Putting email under the microscope
Earlier this year, a Wall Street Journal article by Andrew Blackman addressed the topic of “The Smartest Ways to Use Email at Work.” You may be surprised by what the experts had to report. Take a look, then decide what works for your company culture.
When to Reply
“In companies whose cultures emphasize speed of response, workers are more stressed, less productive, more reactive and less likely to think strategically. Handling emails after hours is also detrimental. People who receive an email during off hours may feel more pressure to respond, and those who do aren’t more efficient – they simply generate a higher volume of mail, without actually getting more work done.
On the other hand, one size doesn’t fit all. Preliminary findings from a new study of extroverts suggest that when they are working on routine tasks, being interrupted by an email notification might be good for them – the social stimulation may help those workers avoid boredom and complete their tasks more effectively.” (Dr. Emma Russell, Occupational Psychology, Kingston University, UK)
Best time to email is …
Early in the week and between 8 a.m. and Noon, according to Dr. Kristina Lerman, project leader at the University of Southern California’s Information Sciences Institute. “When faced with a screen packed with information, people tend to focus on what’s at the top. So, it follows that you want to time your email to correspond with when people are checking.”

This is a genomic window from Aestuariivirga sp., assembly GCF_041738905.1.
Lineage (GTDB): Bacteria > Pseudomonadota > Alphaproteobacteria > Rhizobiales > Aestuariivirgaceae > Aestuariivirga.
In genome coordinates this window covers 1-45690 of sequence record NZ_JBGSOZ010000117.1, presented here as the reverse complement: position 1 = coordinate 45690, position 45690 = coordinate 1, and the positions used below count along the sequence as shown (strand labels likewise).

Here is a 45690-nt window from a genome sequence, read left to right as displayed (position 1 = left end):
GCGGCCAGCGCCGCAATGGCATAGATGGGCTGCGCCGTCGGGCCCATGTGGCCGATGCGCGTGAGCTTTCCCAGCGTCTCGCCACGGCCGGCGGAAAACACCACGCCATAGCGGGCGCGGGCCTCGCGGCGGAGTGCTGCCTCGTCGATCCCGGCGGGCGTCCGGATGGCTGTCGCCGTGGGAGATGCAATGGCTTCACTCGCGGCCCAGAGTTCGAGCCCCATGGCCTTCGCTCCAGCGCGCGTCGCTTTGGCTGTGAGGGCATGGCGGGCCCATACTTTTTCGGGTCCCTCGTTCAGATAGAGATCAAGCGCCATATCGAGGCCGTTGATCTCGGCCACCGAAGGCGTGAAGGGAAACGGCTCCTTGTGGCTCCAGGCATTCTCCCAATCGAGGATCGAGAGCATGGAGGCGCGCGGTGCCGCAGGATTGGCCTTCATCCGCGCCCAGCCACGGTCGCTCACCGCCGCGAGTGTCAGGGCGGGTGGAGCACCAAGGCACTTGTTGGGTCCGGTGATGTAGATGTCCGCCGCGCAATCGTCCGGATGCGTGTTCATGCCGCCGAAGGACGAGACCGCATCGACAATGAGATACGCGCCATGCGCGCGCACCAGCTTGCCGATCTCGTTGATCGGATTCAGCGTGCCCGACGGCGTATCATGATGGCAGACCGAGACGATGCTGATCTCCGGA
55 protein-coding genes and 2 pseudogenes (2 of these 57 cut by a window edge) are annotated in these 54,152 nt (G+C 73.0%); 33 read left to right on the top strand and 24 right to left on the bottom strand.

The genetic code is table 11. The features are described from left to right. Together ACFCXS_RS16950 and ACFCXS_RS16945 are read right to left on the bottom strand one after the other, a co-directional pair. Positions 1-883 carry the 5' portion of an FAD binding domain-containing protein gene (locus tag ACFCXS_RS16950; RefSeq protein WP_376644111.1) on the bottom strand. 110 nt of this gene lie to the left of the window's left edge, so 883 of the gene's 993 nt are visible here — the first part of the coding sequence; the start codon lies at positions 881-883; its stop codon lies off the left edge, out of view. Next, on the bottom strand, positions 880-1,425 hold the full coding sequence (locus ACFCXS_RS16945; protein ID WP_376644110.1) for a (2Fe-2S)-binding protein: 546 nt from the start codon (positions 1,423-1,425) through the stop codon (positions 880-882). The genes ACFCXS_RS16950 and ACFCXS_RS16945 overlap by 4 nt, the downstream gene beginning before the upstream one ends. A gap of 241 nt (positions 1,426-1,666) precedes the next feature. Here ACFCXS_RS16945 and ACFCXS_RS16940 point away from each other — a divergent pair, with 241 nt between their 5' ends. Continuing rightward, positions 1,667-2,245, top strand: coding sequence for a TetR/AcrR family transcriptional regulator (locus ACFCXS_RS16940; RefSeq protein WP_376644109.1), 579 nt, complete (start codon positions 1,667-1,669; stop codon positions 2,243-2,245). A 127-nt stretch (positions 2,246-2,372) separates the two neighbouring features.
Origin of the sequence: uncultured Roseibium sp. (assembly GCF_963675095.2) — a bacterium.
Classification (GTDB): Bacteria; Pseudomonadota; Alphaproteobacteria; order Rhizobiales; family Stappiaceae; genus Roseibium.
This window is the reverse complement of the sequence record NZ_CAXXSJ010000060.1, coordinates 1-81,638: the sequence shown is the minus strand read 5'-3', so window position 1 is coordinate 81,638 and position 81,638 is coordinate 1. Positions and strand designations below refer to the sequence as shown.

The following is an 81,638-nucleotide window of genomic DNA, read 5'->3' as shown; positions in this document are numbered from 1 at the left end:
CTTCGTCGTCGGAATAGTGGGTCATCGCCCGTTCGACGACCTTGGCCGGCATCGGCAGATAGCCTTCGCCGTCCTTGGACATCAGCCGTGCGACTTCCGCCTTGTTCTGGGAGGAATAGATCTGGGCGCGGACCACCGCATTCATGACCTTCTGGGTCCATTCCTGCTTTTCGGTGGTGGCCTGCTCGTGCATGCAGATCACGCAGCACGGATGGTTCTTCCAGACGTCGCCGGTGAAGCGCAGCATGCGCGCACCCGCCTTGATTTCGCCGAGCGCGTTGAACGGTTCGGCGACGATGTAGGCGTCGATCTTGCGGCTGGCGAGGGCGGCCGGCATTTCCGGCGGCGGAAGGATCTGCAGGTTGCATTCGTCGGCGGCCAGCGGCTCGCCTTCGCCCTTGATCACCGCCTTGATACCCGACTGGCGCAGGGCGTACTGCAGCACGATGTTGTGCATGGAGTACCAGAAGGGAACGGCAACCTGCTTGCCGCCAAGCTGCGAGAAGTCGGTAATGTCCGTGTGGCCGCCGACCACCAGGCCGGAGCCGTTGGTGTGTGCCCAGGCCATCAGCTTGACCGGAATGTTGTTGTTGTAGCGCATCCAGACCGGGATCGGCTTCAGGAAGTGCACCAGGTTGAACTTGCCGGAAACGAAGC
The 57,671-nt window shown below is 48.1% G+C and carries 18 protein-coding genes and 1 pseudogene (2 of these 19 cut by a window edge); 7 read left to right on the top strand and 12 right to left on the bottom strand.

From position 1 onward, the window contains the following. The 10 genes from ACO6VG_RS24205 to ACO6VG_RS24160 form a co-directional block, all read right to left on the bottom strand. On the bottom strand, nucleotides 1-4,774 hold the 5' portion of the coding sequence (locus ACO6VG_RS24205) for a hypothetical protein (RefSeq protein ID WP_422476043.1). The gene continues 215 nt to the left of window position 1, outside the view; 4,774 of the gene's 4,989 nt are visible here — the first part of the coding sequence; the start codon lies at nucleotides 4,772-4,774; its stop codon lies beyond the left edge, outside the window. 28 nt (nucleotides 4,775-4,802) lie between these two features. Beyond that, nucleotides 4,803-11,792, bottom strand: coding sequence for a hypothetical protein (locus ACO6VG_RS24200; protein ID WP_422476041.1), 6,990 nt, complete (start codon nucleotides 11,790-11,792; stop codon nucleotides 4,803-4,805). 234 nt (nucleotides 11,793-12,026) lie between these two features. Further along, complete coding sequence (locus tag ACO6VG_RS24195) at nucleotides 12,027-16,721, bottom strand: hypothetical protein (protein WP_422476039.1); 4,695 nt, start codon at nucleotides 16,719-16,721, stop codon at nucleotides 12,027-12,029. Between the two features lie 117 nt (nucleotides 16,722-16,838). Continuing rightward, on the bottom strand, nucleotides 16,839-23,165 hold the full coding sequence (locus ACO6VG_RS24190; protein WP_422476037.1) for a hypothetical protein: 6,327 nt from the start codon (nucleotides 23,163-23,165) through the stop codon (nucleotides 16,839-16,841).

‘“If I want to send an important email,” says Dr. Lerman, “I don’t do it on a Friday. I wait until Monday morning, so it’s much more likely to be at the top.”’
To CAPITALIZE or not
“It’s one of the longest standing pieces of conventional wisdom about email – all caps means you’re shouting. But new research suggests that isn’t always right. When used judiciously, a word or two in capital letters can provide emphasis, communicate urgency or inject humor. So, although typing a whole email in capitals is a no-no, there’s nothing wrong with using all caps in smaller doses.
Context matters, of course, and there are formal situations in which these techniques would be inappropriate. But the broad lesson is that within teams, a little playfulness and stylistic fluidity can go a long way.” (Dr. Erika Darics, lecturer in Applied Linguistics, Aston University, UK)
“Studies have found that in business communication, emoticons and emojis can be useful mostly for internal communication within teams. When you’re using emoticons with strangers, on the other hand, they can have unintended consequences.
- Ella Glikson, a postdoctoral fellow at Pittsburgh’s Carnegie Mellon Tepper School of Business, conducted an experiment with fellow researchers at the University of Haifa in Israel and the University of Amsterdam to examine the effect of using a smiley face on first impressions in a business context.
- They conducted three experiments in which they showed participants various business emails, some written in plain text and others with emoticons added. They discovered that people viewed the writers who used smileys as less competent, and were less likely to share information with them.”
The bottom line from Dr. Darics:
‘“Good email communication is not about our intentions, but about the meaning that other people assign to what we write. Good communicators will challenge themselves and ask –this is what I meant, but is this what the other person will get?”’
Information source: The Wall Street Journal